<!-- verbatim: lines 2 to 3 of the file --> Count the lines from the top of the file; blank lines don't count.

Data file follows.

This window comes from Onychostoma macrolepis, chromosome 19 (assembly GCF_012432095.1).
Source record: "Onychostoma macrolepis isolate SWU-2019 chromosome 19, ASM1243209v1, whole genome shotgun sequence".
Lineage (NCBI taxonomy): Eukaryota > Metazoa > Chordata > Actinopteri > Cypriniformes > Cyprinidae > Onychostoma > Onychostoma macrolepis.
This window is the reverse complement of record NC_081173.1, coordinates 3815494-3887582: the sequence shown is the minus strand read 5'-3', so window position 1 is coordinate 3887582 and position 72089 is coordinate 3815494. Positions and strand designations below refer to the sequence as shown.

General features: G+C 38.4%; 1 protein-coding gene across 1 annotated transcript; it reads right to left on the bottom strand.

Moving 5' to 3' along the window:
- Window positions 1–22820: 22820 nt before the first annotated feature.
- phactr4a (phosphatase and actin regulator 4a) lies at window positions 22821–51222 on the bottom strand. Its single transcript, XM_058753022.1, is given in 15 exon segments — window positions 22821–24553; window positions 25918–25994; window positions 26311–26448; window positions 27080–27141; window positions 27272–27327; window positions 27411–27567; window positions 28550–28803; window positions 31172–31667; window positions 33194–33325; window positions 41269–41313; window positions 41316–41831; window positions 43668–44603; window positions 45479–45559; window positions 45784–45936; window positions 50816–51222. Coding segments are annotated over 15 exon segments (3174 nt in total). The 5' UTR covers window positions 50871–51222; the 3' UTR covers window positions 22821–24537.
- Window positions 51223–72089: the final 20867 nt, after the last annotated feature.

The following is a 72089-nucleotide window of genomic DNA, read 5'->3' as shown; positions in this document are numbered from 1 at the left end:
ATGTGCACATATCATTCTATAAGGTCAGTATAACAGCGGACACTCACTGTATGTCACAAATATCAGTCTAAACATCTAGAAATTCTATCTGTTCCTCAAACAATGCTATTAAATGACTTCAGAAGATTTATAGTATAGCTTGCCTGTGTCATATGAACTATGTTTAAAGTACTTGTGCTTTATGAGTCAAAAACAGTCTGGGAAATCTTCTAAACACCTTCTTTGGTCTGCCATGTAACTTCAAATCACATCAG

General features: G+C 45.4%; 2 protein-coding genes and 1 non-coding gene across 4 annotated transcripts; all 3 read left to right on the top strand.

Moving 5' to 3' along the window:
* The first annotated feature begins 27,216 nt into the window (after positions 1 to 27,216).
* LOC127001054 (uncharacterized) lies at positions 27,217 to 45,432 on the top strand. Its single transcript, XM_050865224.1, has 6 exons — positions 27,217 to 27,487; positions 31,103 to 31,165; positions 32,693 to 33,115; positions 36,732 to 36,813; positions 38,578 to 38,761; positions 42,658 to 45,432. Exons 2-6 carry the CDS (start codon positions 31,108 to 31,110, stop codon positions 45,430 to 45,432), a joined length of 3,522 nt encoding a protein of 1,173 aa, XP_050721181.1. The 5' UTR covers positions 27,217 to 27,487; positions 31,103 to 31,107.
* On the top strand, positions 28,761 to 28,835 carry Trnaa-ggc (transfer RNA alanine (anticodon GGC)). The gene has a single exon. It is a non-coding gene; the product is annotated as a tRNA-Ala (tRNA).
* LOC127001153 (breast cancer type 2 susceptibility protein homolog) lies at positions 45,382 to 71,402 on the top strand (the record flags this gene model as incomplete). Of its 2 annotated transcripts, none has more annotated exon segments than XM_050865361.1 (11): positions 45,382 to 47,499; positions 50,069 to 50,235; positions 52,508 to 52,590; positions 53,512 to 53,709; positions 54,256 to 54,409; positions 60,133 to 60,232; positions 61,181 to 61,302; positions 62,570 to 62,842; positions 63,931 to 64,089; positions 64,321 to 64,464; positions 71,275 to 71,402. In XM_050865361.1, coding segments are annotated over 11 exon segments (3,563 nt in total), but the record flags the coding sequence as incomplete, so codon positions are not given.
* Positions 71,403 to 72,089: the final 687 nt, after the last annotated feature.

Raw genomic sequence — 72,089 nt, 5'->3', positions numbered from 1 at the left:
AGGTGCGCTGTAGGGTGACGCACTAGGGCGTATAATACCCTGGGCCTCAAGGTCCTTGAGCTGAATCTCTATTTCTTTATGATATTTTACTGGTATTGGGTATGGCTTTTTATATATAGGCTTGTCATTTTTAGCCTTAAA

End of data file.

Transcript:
Source record: "Onychostoma macrolepis isolate SWU-2019 chromosome 19, ASM1243209v1, whole genome shotgun sequence".
Lineage (NCBI taxonomy): Eukaryota > Metazoa > Chordata > Actinopteri > Cypriniformes > Cyprinidae > Onychostoma > Onychostoma macrolepis.